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Neural, Muscular and Computational Mechanisms of Vocal Control

Weekly Seminar | Not Open to the Public
Who Should Attend: 


Samuel Sober, Ph.D.
Associate Professor of Biology
Emory University, Decatur, Georgia


Samuel Sober, Ph.D. - Figure

The brain uses sensory feedback to calibrate the performance of complex behaviors. However, the biological and computational bases of sensorimotor learning remain mysterious. Our lab uses behavioral, physiological, biomechanical, and computational techniques to investigate motor control and vocal learning in songbirds. My talk will cover three ongoing lines of investigation into how songbirds correct vocal errors and precisely coordinate the acoustics of vocal production. First, our behavioral studies demonstrate that songbirds use vocal variability to constrain the speed and extent of vocal learning, and that a simple but powerful computational framework (iterative Bayesian inference) can account for the dynamics of learning across a number of experimental conditions. Second, neurophysiological recordings and computational analyses suggest that neurons in the motor system employ a millisecond-resolution spike timing code to regulate vocal behavior. Furthermore, single-unit recordings from muscle tissue in behaving animals and in vitro measures of muscle function demonstrate how the nervous system uses millisecond-scale spike timing to exploit the biomechanics of the vocal system. Third, comparative studies of a wide range of songbird and nonsongbird species (ranging in size from finches to ostriches) demonstrate that all species tested employ the same physical mechanism of sound production, and that this mechanism is identical to the one used to produce human speech. These data indicate that despite the different evolutionary origins of their vocal organs, humans and birds have converged upon the same physical mechanisms for producing communication sounds. Finally, I will present a survey of ongoing and future research projects, emphasizing how combining a wide range of experimental and analytical techniques to examine a complex natural behavior can yield important general insights into neural function.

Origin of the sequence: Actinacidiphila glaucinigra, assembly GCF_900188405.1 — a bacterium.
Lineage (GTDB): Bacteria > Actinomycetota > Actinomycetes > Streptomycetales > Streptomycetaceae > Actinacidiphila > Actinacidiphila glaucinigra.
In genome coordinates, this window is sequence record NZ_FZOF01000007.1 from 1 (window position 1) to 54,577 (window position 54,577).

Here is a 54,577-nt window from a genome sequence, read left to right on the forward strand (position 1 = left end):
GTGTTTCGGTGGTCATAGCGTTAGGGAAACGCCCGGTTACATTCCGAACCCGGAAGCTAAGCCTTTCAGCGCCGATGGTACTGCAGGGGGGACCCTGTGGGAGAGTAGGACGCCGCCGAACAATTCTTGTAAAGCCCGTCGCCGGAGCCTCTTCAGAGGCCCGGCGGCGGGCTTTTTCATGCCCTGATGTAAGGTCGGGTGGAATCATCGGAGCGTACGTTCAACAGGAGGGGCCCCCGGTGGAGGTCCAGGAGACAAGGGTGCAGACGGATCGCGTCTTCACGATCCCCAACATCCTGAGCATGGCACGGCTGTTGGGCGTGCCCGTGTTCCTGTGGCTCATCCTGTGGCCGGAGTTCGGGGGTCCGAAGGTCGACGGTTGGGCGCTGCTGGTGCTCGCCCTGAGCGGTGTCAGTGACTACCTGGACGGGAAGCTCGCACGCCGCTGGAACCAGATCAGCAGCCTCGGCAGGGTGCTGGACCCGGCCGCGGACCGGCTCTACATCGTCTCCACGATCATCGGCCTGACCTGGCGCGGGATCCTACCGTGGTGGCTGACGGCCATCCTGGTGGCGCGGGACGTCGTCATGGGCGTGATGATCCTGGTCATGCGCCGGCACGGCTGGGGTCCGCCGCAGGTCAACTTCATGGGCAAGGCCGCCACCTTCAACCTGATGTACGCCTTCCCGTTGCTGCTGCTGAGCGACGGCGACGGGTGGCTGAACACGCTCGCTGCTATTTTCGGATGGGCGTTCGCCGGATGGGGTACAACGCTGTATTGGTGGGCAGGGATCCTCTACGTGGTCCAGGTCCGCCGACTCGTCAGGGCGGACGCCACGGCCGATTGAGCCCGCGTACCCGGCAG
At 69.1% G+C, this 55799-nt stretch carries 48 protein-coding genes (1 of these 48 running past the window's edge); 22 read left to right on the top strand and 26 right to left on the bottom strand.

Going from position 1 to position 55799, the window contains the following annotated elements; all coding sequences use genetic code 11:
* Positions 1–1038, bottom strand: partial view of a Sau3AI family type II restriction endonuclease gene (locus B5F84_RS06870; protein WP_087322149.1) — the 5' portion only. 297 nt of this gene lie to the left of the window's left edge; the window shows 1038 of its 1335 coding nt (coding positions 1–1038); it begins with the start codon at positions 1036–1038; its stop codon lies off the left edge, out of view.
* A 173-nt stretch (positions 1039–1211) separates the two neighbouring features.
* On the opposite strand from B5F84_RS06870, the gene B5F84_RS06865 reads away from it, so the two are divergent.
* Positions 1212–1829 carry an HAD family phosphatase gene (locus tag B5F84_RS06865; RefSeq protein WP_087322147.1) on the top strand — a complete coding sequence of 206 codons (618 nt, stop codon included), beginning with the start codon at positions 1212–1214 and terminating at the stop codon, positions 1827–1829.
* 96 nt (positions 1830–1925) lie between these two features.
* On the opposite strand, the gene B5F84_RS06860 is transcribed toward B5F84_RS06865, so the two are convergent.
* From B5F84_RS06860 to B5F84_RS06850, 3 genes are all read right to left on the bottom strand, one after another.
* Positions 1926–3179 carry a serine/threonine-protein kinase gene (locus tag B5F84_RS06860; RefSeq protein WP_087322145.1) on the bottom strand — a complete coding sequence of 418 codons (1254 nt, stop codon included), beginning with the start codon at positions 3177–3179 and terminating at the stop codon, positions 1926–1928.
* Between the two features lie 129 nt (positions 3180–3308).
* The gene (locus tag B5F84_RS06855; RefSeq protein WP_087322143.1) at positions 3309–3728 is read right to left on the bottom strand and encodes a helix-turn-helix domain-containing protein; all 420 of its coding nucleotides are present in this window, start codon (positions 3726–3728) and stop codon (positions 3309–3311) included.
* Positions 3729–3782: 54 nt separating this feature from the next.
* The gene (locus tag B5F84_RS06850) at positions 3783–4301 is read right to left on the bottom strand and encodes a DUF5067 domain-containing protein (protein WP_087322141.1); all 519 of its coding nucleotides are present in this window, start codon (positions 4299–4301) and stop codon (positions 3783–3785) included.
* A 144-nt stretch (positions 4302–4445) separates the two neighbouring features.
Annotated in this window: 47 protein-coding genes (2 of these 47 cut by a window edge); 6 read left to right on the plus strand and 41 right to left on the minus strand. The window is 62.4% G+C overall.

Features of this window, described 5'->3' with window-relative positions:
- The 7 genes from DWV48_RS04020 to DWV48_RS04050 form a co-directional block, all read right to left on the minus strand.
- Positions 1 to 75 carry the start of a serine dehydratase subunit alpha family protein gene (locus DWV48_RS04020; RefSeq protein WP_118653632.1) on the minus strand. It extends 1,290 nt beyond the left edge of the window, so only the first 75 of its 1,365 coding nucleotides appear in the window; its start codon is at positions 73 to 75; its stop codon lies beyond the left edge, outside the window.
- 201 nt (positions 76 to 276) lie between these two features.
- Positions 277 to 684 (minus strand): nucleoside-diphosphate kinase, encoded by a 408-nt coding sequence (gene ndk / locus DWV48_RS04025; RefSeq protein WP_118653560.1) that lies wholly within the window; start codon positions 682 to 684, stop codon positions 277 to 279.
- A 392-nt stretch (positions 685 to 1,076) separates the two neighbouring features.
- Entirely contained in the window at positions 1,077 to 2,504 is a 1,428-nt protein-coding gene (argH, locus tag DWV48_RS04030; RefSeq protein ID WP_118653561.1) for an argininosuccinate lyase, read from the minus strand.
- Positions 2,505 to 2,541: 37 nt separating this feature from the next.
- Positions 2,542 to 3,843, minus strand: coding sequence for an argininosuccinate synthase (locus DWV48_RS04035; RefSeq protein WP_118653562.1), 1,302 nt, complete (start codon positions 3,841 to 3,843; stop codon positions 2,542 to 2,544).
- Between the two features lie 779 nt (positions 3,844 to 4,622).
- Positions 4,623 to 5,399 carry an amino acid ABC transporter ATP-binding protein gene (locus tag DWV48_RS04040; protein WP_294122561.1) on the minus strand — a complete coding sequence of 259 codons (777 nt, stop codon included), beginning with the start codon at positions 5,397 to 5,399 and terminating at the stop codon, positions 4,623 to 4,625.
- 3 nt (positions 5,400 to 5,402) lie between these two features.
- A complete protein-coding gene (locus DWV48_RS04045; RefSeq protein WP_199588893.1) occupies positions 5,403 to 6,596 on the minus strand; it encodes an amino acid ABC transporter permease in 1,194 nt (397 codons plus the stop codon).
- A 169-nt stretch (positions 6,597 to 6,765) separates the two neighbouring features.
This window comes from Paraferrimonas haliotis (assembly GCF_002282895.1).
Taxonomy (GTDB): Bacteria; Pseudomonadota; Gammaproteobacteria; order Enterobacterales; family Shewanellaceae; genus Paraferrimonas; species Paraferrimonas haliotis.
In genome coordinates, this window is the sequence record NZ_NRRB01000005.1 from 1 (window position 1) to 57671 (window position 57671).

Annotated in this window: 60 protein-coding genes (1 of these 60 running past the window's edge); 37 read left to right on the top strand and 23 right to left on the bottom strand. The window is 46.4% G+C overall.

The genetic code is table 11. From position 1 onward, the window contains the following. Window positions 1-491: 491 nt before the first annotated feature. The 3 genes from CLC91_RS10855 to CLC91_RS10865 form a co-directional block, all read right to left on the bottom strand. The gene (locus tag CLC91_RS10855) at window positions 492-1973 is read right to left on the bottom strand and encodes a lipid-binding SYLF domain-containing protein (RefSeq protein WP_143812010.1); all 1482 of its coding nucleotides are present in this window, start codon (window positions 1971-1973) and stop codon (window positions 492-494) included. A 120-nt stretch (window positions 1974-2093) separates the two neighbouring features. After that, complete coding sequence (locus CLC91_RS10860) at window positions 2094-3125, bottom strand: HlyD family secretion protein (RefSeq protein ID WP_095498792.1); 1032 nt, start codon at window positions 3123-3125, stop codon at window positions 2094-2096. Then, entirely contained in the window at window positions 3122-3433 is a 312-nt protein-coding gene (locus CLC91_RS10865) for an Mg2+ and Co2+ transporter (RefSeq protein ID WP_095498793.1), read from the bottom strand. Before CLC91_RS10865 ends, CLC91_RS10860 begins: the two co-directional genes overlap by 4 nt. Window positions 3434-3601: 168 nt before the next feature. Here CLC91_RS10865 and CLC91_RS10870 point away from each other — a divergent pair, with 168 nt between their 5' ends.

Samuel J. Sober, Simon Sponberg, Ilya Nemenman, and Lena H. Ting
Millisecond Spike Timing Codes for Motor Control
Trends Neurosci. 2018 Oct; 41(10): 644–648.
Srivastava KH, Holmes CM, Vellema M, Pack AR, Elemans CP, Nemenman I, Sober SJ.
Motor control by precisely timed spike patterns.
Proc Natl Acad Sci U S A. 2017 Jan 31;114(5):1171-1176. doi: 10.1073/pnas.1611734114. Epub 2017 Jan 18.
Zhou, B., Hofmann, D., Pinkoviezky, I., Sober, S. J., & Nemenman, I.
Chance, long tails, and inference in a non-Gaussian, Bayesian theory of vocal learning in songbirds.
Proc Natl Acad Sci U S A. 2018 Sep 4;115(36):E8538-E8546. doi: 10.1073/pnas.1713020115. Epub 2018 Aug 20.


Tuesday, March 19, 2019 - 12:30pm


Burke Neurological Institute
785 Mamaroneck Avenue
White Plains, NY 10605
United States
Conference Room: 
Billings Building – Rosedale

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Lindsey Echevarria